Thursday, 17 June 2010

Maersk to use laid-up ships to ferry boxes to China

Maersk Line is bringing in laid-up ships to ferry containers to Asia in an attempt to address the box shortage that is set to hamper the industry during the peak season.

The Danish carrier said it had re-activated laid-up vessels to assist in repositioning containers as quickly as possible.

It has also kickstarted production of new containers and leasing of containers.

Because of the extra costs associated with combating the container shortage, Maersk last week announced a record peak-season surcharge (PSS) of US$750 per 20ft, $1,000 per 40ft and $1,200 per 40ft high-cube container on westbound services to Northern Europe from 15 July.

On westbound services to the Mediterranean, the surcharge will be $600 per 20ft, $800 per 40ft and $1,000 per 40ft high-cube.

The line said: “The surcharge will assist Maersk Line in recovering the higher costs caused by the increased volumes and equipment shortage, for example, port costs, vessels deployed to reposition containers and leasing [more containers].”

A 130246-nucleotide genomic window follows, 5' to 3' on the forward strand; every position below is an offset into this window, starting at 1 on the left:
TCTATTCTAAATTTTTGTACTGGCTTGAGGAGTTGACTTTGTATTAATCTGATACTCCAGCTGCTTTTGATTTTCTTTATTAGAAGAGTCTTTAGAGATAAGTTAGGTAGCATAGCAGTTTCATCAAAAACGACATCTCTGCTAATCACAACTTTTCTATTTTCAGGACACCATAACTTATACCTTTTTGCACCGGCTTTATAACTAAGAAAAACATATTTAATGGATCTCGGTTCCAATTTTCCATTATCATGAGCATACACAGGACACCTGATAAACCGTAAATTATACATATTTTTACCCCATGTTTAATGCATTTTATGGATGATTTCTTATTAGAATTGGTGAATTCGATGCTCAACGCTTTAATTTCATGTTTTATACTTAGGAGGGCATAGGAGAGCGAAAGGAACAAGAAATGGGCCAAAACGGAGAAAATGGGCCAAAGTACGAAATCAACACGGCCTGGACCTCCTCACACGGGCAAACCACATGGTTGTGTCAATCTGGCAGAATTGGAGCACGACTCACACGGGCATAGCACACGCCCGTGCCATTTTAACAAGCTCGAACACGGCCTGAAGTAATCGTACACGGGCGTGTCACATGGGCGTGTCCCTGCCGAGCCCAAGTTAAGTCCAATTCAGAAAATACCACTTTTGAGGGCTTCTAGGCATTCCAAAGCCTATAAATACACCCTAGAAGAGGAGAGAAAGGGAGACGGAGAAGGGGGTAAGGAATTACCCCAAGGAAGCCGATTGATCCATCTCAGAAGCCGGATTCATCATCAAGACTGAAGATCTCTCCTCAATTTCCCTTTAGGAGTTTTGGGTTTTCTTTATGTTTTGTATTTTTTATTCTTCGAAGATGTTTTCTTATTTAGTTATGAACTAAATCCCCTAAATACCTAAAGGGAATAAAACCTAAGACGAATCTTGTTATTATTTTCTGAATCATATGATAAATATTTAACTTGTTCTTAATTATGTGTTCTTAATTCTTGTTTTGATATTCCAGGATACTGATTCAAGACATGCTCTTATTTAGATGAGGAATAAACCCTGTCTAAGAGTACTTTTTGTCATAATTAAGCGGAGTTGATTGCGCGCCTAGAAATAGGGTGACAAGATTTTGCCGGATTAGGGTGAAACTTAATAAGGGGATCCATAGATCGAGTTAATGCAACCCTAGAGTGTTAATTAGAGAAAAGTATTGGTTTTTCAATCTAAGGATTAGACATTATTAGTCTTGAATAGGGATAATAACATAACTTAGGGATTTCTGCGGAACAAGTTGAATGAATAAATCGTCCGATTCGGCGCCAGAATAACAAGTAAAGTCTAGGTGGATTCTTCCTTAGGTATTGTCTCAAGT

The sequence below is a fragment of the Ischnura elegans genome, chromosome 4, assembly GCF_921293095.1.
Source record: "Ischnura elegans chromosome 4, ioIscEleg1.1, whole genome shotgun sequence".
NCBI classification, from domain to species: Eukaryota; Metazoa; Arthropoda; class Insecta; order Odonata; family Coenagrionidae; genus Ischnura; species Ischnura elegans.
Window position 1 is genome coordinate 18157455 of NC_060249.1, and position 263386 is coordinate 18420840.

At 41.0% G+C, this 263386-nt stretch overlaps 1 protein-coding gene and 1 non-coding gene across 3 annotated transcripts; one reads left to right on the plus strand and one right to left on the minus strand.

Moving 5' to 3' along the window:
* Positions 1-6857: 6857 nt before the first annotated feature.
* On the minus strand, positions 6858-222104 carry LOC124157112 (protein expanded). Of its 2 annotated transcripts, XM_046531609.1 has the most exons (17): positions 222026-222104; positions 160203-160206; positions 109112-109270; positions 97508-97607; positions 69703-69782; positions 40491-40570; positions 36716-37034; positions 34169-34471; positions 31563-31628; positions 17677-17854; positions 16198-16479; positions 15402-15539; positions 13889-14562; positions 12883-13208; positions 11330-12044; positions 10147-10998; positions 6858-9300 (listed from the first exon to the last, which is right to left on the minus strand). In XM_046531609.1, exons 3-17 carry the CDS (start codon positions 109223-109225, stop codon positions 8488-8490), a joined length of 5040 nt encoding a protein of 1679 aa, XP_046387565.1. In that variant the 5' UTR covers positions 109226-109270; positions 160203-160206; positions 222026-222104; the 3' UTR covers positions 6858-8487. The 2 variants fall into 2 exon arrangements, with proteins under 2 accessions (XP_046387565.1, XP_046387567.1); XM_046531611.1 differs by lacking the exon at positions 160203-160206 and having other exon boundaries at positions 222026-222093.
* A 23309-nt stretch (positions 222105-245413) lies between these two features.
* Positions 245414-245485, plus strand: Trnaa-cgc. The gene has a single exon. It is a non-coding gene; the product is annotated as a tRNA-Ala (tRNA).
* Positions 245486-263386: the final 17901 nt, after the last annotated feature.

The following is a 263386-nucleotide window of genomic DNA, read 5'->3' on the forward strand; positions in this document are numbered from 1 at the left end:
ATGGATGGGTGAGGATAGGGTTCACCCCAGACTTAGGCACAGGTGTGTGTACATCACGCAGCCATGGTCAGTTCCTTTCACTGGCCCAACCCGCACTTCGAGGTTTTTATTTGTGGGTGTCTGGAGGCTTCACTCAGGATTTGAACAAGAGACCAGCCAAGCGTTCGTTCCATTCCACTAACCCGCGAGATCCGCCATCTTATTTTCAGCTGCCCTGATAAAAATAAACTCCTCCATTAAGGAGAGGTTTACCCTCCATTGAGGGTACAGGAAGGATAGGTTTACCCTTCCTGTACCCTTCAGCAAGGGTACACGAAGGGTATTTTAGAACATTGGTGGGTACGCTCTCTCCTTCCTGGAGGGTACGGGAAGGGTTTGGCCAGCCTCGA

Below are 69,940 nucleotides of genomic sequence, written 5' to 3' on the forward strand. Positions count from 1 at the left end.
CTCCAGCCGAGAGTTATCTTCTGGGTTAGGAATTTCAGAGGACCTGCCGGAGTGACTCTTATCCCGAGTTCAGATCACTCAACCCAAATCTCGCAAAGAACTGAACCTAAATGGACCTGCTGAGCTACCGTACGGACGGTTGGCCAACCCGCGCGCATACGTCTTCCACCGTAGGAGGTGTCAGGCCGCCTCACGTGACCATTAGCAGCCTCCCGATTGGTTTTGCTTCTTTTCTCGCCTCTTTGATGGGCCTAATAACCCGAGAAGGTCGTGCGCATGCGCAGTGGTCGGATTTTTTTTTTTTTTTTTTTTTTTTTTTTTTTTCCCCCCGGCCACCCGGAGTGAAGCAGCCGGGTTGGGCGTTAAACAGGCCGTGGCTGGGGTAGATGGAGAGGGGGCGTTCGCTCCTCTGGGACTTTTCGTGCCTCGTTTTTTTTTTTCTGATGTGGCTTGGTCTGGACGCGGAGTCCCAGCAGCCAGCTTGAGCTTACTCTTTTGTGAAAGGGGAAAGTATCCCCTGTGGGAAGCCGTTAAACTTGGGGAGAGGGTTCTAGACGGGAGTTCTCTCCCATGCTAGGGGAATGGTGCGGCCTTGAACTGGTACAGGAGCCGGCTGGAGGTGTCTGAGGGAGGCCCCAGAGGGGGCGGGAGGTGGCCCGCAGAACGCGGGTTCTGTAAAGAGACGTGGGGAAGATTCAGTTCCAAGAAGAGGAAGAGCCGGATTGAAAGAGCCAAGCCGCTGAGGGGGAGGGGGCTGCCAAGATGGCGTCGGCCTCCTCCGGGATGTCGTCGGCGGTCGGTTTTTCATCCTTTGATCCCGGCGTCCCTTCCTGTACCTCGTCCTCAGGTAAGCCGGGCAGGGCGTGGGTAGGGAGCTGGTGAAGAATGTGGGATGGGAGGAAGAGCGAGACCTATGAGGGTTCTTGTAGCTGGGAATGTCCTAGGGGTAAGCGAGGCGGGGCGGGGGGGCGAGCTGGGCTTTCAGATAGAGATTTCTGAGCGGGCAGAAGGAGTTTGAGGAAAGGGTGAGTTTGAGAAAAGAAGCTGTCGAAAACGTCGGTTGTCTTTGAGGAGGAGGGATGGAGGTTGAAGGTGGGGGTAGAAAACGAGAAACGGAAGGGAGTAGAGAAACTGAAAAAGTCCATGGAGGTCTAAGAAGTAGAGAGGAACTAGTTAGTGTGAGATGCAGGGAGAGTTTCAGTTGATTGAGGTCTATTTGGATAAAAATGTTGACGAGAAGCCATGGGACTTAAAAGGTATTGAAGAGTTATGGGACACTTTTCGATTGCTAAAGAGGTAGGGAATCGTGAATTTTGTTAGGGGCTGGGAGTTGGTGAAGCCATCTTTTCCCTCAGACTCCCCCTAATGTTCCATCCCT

Board member Lars Reno Jakobsen, Head of Network and Product, said: “The present market situation is unique. We are experiencing a demand surge in most trades, which is a development that is both unprecedented and unexpected by us and our customers.

“For example, the Asia-Europe trade is growing by 23%, compared with the market’s single-digit expectation just six months ago.

“Therefore, we already see a very tight equipment situation. And we expect an even more pronounced and serious shortage of containers in the coming months, as we enter the peak season.”

The Danish carrier said the shortage stemmed from a lack of orders for new containers during and following the recession.

Maersk said it would only apply one PSS during the peak season to make the situation more transparent for customers.

Meanwhile, it has emerged that two deepsea carriers are looking to introduce equipment re-positioning surcharges because of a shortage of containers.

Over recent weeks, forwarders and shipping lines have been warning that there could be an equipment shortage during the peak season.

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